Can You Use Whole Beans in a French Press?

French press coffee’s taste is undeniably unmatched. But you’ve got to do it the right way. Can you use whole beans in a French press? Read on to find out more. 

Can You Use Whole Beans In A French Press
You can only use freshly ground coffee in your French press

A strong cup of delicious coffee is unbeatable in the morning, and French press coffee is even better than most brews. I prefer full flavor in my coffee, and that is what you can be sure of when you use a French press. 

So, let’s get down to business. You’ve got your hands some great whole beans. Can you put them in your French press? No, you cannot. You can only use freshly ground coffee. Without grinding, the water won’t be able to absorb the coffee. Let’s learn more about all of this below. 

Why You Can’t Use Whole Beans in a French Press

french press with a sack of coffee beans and stainless cups
Whole beans require consistently heating the water and coffee, but the French press cannot handle it

First, it is technically possible to brew coffee with whole beans. The process relies on immersion, like the French press method, but it also requires consistently heating the water and coffee for an hour or more. Most French press machines cannot handle the consistent external heat required without sustaining damage. 

Unfortunately, without maintaining the water temperature, it’s not possible to efficiently extract anything from whole coffee beans, so you end up with a muddy-looking beverage at best. To enjoy the rich, flavorful experience you get from French Press coffee, you have to grind the coffee beans. 

The Ideal Grind Setting for a French Press

If you want to taste the full spectrum of flavors and get a more traditional and authentic experience, select a coarse grind for your coffee beans. Not only is it easier for the French press coffee maker to trap those coarse grounds, but it also gives you some health benefits, like lower blood pressure and decreased risk for Type 2 Diabetes.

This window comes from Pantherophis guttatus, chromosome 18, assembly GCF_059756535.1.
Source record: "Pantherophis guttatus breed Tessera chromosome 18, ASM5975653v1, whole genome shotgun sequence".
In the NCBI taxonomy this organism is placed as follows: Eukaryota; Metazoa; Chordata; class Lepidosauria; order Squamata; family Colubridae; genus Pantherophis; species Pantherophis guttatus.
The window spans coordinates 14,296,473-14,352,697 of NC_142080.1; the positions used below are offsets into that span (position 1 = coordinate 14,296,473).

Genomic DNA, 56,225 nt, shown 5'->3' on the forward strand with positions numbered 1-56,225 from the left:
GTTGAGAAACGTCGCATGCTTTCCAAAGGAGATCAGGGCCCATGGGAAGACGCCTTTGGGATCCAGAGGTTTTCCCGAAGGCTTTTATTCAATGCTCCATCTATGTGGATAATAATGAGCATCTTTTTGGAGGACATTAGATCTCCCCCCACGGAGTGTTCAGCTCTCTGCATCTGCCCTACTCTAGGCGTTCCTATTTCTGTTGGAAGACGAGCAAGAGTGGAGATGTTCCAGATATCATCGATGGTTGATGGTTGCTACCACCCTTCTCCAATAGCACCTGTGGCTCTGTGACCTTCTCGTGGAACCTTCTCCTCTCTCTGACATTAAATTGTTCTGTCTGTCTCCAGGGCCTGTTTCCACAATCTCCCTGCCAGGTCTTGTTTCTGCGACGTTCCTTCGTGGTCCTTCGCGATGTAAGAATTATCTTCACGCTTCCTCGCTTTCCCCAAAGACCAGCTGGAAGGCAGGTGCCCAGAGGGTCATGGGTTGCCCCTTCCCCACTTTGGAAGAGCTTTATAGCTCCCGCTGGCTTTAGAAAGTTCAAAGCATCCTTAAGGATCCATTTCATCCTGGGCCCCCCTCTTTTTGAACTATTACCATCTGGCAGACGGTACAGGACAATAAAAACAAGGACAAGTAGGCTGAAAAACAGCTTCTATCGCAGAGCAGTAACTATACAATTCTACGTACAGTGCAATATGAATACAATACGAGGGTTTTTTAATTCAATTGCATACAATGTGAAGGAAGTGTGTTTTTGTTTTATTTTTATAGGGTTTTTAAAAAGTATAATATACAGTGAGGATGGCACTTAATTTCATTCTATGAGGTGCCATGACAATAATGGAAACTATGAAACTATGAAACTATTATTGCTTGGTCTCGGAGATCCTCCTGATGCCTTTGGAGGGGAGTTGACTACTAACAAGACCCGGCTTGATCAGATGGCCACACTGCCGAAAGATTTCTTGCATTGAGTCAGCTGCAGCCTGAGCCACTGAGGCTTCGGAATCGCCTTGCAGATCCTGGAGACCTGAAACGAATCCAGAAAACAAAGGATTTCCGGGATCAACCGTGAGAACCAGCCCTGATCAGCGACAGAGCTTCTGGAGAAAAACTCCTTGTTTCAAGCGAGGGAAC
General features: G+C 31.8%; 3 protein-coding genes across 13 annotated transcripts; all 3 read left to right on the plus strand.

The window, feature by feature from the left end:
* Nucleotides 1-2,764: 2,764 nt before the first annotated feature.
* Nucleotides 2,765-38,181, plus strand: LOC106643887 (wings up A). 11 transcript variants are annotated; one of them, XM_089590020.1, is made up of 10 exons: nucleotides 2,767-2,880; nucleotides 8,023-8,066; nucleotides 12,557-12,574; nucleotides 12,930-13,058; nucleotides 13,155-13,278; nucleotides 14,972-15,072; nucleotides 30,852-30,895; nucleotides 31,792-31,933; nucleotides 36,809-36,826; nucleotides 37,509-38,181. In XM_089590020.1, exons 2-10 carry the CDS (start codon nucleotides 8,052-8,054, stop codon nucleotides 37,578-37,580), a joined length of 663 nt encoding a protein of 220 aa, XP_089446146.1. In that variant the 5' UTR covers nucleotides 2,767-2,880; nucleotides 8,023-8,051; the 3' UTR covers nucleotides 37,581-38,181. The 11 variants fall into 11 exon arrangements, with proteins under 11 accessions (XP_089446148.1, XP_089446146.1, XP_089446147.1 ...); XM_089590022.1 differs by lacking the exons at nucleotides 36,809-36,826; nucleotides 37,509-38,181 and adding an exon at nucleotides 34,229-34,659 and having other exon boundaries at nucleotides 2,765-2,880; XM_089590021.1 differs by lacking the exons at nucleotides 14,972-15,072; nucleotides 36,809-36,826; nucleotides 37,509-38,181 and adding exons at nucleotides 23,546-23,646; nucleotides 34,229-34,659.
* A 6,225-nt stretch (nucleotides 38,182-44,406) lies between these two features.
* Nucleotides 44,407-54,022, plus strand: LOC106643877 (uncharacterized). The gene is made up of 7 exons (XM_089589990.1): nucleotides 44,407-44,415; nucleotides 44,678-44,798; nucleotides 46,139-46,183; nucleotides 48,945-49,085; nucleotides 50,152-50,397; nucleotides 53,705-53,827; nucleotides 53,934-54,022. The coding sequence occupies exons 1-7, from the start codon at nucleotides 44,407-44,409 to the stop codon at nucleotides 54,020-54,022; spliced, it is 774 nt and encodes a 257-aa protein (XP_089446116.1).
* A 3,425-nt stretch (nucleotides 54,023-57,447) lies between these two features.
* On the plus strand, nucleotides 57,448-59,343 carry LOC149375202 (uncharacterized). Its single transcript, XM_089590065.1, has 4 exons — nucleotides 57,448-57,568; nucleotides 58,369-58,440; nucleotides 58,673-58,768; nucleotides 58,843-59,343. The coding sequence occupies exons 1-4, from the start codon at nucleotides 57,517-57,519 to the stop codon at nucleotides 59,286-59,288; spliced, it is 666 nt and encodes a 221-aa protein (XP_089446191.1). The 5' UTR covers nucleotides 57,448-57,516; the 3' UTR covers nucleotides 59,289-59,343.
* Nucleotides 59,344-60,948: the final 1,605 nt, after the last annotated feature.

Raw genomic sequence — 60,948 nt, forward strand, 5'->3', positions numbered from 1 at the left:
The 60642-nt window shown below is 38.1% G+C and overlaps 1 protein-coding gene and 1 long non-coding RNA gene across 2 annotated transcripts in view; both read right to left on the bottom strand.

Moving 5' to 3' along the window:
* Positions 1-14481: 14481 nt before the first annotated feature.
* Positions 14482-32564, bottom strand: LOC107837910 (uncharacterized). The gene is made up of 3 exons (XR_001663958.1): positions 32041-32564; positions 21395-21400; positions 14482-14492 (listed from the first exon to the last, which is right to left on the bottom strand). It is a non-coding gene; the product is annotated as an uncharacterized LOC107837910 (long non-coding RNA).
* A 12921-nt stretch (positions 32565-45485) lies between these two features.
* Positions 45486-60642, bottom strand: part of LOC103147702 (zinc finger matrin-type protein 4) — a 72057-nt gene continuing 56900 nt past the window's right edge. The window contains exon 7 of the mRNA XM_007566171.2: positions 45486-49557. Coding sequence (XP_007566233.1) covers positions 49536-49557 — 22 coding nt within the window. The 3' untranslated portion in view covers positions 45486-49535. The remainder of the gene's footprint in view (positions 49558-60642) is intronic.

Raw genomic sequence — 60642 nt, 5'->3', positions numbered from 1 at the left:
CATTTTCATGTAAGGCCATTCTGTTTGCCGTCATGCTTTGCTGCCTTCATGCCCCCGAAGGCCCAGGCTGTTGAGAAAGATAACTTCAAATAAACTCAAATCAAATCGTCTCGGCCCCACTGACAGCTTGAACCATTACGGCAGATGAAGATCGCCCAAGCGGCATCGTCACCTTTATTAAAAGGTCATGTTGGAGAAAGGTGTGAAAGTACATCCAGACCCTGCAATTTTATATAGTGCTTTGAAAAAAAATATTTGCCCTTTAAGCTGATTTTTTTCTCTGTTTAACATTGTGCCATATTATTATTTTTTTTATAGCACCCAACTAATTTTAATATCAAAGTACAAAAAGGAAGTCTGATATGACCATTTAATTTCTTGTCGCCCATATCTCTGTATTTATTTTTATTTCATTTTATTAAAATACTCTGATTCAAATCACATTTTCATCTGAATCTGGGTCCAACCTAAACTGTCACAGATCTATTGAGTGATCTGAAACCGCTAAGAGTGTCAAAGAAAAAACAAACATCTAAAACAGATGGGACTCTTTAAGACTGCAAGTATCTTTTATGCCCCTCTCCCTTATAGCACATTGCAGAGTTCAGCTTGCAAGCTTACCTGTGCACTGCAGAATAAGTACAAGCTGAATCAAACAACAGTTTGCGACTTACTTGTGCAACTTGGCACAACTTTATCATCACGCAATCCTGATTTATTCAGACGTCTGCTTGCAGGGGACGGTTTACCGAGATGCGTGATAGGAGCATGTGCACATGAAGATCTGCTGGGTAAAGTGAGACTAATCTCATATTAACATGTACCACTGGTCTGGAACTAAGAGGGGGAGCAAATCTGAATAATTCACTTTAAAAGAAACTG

As a side note, some French press mechanisms lack the appropriate mesh to filter out the grounds. Be cautious when selecting a French Press and choose a model with a properly-fitted plunger that can filter out the coarse coffee grounds. 

How to Use Ground Beans In a French Press

ground coffee beans
You need to first put some hot water in your French press to warm your carafe

Get some premium ground coffee. If you have whole beans, grind them up before putting them in your French press. Some coffee connoisseurs say that you get the best cup of coffee if you grind whole beans immediately before putting them in your French press. After that, follow these steps: 

1. Warm Your Carafe

Put some hot water in your French press’s carafe and move the carafe around so that the water reaches most parts. Pour out the water. 

2. Measure Your Coffee

You need precision. Use a digital kitchen scale to prepare the exact right measurement of coffee for your French press. The amount of coffee you will need depends on the size of your French press. In general, you should have one tablespoon for every three fluid ounces of water. 

3. Boil Some Water

After you’ve boiled water and turned it off, wait for one minute before using it.  

4. Add the Ground Coffee

Put the coarsely ground coffee in your French press. 

5. Pour in the Hot Water

Add hot water (it should be approximately 210 degrees Fahrenheit) into the French press. Put in enough so that it reaches the level of the coffee grounds. 

6. Stir With a Wooden Spoon

Use a wooden spoon to stir the coffee and water. 

7. Steep Your Coffee

Know the ground type of your coffee. For a medium to coarse grind, let it steep for three to four minutes. Though finer ground coffee is not recommended, you can use it as long as you reduce the steep time to one to two minutes.

Don’t forget to dispose of your coffee grinds.


  • Aisling O'Connor

    Aisling is an Irish food and drinks writer and journalist fueled by coffee and herbal tea. She followed up her journalism degree with nutrition studies. Find Aisling on LinkedIn.